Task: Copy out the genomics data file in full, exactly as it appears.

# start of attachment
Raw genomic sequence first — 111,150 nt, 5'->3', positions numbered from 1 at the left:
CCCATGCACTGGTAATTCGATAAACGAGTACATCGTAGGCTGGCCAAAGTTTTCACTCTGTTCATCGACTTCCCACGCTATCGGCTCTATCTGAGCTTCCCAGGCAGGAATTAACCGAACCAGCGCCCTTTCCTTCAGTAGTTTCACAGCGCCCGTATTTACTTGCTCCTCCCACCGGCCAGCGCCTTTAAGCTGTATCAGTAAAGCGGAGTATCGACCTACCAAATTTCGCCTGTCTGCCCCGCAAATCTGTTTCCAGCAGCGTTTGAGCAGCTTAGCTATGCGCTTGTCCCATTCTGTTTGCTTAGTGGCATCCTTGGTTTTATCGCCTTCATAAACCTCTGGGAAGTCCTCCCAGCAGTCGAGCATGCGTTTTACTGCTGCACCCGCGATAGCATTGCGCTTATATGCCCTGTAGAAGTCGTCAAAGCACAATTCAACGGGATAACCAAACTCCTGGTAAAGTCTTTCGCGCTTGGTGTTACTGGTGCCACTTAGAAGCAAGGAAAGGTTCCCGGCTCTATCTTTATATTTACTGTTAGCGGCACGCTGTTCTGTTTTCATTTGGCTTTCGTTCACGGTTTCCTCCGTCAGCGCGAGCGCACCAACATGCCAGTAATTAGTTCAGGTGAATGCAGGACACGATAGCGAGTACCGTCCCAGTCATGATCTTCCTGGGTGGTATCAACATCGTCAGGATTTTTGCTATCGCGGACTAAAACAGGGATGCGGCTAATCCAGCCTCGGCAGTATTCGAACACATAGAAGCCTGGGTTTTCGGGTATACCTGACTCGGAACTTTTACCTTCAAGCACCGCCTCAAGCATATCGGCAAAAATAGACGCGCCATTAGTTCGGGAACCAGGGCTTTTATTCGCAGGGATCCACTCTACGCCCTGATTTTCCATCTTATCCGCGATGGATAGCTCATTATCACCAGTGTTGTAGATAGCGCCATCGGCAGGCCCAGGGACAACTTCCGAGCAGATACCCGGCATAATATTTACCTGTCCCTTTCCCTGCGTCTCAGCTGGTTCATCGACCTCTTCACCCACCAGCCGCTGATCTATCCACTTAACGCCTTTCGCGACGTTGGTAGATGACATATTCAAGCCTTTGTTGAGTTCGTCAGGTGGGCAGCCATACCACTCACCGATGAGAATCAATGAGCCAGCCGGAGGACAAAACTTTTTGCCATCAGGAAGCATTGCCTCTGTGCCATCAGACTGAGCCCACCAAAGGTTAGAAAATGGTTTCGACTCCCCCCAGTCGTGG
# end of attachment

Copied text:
Raw genomic sequence first — 111,150 nt, 5'->3', positions numbered from 1 at the left:
CCCATGCACTGGTAATTCGATAAACGAGTACATCGTAGGCTGGCCAAAGTTTTCACTCTGTTCATCGACTTCCCACGCTATCGGCTCTATCTGAGCTTCCCAGGCAGGAATTAACCGAACCAGCGCCCTTTCCTTCAGTAGTTTCACAGCGCCCGTATTTACTTGCTCCTCCCACCGGCCAGCGCCTTTAAGCTGTATCAGTAAAGCGGAGTATCGACCTACCAAATTTCGCCTGTCTGCCCCGCAAATCTGTTTCCAGCAGCGTTTGAGCAGCTTAGCTATGCGCTTGTCCCATTCTGTTTGCTTAGTGGCATCCTTGGTTTTATCGCCTTCATAAACCTCTGGGAAGTCCTCCCAGCAGTCGAGCATGCGTTTTACTGCTGCACCCGCGATAGCATTGCGCTTATATGCCCTGTAGAAGTCGTCAAAGCACAATTCAACGGGATAACCAAACTCCTGGTAAAGTCTTTCGCGCTTGGTGTTACTGGTGCCACTTAGAAGCAAGGAAAGGTTCCCGGCTCTATCTTTATATTTACTGTTAGCGGCACGCTGTTCTGTTTTCATTTGGCTTTCGTTCACGGTTTCCTCCGTCAGCGCGAGCGCACCAACATGCCAGTAATTAGTTCAGGTGAATGCAGGACACGATAGCGAGTACCGTCCCAGTCATGATCTTCCTGGGTGGTATCAACATCGTCAGGATTTTTGCTATCGCGGACTAAAACAGGGATGCGGCTAATCCAGCCTCGGCAGTATTCGAACACATAGAAGCCTGGGTTTTCGGGTATACCTGACTCGGAACTTTTACCTTCAAGCACCGCCTCAAGCATATCGGCAAAAATAGACGCGCCATTAGTTCGGGAACCAGGGCTTTTATTCGCAGGGATCCACTCTACGCCCTGATTTTCCATCTTATCCGCGATGGATAGCTCATTATCACCAGTGTTGTAGATAGCGCCATCGGCAGGCCCAGGGACAACTTCCGAGCAGATACCCGGCATAATATTTACCTGTCCCTTTCCCTGCGTCTCAGCTGGTTCATCGACCTCTTCACCCACCAGCCGCTGATCTATCCACTTAACGCCTTTCGCGACGTTGGTAGATGACATATTCAAGCCTTTGTTGAGTTCGTCAGGTGGGCAGCCATACCACTCACCGATGAGAATCAATGAGCCAGCCGGAGGACAAAACTTTTTGCCATCAGGAAGCATTGCCTCTGTGCCATCAGACTGAGCCCACCAAAGGTTAGAAAATGGTTTCGACTCCCCCCAGTCGTGG